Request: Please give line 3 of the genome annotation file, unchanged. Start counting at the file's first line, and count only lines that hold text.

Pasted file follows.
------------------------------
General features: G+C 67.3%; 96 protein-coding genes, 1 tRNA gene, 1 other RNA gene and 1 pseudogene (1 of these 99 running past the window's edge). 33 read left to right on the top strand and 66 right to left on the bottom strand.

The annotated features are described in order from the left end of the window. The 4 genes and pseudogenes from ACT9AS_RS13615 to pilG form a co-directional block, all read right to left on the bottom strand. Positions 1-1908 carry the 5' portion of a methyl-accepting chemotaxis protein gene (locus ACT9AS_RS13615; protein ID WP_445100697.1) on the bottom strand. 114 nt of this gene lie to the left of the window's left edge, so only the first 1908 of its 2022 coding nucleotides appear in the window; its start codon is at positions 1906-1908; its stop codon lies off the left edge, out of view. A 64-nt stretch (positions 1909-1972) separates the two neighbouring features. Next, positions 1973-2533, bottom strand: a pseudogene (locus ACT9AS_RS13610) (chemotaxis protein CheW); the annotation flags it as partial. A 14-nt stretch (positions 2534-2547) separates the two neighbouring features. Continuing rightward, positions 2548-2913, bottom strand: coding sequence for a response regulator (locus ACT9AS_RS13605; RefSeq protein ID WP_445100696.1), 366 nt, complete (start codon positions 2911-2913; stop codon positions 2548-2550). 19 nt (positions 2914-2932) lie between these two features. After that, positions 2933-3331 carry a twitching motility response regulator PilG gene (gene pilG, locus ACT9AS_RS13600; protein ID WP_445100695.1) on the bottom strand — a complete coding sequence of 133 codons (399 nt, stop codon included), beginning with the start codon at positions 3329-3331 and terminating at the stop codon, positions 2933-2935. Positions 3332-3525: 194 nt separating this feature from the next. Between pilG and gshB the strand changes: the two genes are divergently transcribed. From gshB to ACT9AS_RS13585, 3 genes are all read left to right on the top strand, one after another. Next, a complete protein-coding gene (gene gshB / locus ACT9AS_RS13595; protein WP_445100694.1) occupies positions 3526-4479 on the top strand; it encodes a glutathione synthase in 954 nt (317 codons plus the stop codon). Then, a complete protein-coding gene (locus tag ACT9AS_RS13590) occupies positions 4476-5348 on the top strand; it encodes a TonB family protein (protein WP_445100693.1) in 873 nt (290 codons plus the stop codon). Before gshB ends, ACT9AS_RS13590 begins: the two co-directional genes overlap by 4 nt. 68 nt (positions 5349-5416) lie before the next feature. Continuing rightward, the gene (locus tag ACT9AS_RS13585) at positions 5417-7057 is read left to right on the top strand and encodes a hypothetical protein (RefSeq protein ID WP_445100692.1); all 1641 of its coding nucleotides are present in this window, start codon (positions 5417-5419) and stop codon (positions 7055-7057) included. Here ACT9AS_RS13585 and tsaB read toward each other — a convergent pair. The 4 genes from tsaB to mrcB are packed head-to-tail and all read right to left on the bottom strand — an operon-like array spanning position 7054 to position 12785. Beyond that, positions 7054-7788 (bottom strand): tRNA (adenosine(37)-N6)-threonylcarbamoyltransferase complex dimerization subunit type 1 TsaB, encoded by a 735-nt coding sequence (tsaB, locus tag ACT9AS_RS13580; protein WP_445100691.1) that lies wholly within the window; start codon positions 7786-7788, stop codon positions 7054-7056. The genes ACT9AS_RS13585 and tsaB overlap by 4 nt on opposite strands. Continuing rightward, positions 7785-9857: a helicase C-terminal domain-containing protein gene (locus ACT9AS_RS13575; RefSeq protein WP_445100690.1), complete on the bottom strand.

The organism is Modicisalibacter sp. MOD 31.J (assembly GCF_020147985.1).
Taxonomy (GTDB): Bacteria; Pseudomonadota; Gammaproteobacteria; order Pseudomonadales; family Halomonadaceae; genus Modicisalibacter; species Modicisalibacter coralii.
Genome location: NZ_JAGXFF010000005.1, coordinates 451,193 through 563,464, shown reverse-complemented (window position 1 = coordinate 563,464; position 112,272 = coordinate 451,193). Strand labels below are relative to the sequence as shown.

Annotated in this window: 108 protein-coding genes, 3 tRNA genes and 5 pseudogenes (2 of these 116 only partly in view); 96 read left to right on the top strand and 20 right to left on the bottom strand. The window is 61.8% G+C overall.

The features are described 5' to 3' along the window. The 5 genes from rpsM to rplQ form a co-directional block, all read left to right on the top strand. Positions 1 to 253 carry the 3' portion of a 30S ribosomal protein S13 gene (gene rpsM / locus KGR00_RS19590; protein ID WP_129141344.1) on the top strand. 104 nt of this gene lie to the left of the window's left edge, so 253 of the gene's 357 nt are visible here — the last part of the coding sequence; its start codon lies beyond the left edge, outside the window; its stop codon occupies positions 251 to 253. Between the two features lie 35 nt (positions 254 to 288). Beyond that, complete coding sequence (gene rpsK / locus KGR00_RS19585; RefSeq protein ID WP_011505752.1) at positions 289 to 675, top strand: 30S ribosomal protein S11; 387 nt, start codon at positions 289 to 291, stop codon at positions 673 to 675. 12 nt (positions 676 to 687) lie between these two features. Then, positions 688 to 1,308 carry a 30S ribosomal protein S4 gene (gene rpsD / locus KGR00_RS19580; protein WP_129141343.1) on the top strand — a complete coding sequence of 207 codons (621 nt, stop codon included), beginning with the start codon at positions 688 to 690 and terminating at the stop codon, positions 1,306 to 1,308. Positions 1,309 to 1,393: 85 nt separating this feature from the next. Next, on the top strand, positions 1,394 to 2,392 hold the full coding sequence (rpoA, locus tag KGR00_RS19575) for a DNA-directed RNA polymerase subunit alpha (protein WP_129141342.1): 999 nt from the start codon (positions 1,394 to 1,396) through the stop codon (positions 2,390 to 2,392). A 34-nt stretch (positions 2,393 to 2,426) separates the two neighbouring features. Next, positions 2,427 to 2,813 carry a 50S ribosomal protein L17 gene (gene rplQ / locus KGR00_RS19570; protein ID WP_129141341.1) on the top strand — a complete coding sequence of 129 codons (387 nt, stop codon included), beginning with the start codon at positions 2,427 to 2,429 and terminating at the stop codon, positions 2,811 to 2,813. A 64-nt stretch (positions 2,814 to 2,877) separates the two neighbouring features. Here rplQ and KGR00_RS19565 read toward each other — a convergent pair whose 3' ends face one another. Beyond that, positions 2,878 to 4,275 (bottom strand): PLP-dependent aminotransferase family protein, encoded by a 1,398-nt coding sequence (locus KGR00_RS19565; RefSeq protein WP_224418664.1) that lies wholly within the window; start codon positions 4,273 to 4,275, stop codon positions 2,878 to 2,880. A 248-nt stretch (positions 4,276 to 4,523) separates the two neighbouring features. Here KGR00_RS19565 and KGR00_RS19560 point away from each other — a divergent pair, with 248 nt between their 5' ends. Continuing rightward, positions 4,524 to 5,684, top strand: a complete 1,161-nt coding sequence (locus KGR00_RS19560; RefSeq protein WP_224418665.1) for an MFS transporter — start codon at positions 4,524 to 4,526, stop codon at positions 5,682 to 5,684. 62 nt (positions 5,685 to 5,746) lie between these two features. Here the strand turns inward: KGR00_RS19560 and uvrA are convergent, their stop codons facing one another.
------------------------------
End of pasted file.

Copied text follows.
The organism is Modicisalibacter sp. MOD 31.J (assembly GCF_020147985.1).